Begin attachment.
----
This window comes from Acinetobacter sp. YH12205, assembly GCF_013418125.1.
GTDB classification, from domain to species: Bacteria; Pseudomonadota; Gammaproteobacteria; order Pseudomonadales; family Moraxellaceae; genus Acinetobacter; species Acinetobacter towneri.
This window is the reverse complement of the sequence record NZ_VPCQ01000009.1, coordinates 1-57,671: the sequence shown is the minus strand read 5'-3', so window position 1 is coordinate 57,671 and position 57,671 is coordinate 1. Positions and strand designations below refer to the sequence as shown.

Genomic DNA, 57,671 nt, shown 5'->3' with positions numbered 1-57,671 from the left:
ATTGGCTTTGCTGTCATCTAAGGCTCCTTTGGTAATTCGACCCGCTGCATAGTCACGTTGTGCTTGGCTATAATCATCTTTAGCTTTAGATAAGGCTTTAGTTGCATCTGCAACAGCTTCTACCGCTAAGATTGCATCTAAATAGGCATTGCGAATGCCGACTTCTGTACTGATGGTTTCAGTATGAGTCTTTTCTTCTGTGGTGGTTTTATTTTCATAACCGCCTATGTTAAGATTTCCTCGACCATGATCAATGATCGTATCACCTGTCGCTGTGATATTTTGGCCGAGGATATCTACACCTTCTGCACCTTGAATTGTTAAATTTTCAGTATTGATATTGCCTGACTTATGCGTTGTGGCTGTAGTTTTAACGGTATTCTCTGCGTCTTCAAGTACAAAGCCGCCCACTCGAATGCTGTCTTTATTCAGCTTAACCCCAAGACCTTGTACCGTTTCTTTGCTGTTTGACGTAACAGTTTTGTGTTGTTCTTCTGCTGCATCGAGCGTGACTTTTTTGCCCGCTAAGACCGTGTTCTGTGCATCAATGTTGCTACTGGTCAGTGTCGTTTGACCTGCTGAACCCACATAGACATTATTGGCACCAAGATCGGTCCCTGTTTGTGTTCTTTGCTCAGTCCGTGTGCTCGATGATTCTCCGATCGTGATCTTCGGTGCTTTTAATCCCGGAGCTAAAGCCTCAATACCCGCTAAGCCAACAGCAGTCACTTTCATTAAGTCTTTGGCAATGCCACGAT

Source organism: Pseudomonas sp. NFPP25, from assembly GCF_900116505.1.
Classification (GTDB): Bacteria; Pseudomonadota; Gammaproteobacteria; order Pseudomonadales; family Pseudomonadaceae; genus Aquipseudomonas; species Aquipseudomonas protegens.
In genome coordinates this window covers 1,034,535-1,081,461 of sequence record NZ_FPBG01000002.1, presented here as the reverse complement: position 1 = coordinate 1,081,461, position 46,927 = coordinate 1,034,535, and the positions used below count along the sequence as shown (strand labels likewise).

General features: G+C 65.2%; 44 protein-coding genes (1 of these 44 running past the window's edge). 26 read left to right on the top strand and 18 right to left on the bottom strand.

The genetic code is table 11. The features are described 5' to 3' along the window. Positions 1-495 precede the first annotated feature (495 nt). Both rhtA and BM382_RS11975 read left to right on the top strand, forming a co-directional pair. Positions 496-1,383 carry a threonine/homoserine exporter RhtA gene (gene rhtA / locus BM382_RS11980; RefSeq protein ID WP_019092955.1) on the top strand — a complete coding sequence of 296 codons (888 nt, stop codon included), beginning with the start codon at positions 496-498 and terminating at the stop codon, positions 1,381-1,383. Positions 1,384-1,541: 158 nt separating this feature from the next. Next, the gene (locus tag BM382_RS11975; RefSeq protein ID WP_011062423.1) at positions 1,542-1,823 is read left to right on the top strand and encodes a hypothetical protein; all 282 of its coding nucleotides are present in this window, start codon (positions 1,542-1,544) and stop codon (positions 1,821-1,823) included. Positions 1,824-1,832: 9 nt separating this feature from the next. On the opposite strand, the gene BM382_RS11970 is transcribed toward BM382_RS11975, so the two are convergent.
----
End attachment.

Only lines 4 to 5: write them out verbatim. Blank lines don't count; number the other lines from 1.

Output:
Genomic DNA, 57,671 nt, shown 5'->3' with positions numbered 1-57,671 from the left:
ATTGGCTTTGCTGTCATCTAAGGCTCCTTTGGTAATTCGACCCGCTGCATAGTCACGTTGTGCTTGGCTATAATCATCTTTAGCTTTAGATAAGGCTTTAGTTGCATCTGCAACAGCTTCTACCGCTAAGATTGCATCTAAATAGGCATTGCGAATGCCGACTTCTGTACTGATGGTTTCAGTATGAGTCTTTTCTTCTGTGGTGGTTTTATTTTCATAACCGCCTATGTTAAGATTTCCTCGACCATGATCAATGATCGTATCACCTGTCGCTGTGATATTTTGGCCGAGGATATCTACACCTTCTGCACCTTGAATTGTTAAATTTTCAGTATTGATATTGCCTGACTTATGCGTTGTGGCTGTAGTTTTAACGGTATTCTCTGCGTCTTCAAGTACAAAGCCGCCCACTCGAATGCTGTCTTTATTCAGCTTAACCCCAAGACCTTGTACCGTTTCTTTGCTGTTTGACGTAACAGTTTTGTGTTGTTCTTCTGCTGCATCGAGCGTGACTTTTTTGCCCGCTAAGACCGTGTTCTGTGCATCAATGTTGCTACTGGTCAGTGTCGTTTGACCTGCTGAACCCACATAGACATTATTGGCACCAAGATCGGTCCCTGTTTGTGTTCTTTGCTCAGTCCGTGTGCTCGATGATTCTCCGATCGTGATCTTCGGTGCTTTTAATCCCGGAGCTAAAGCCTCAATACCCGCTAAGCCAACAGCAGTCACTTTCATTAAGTCTTTGGCAATGCCACGAT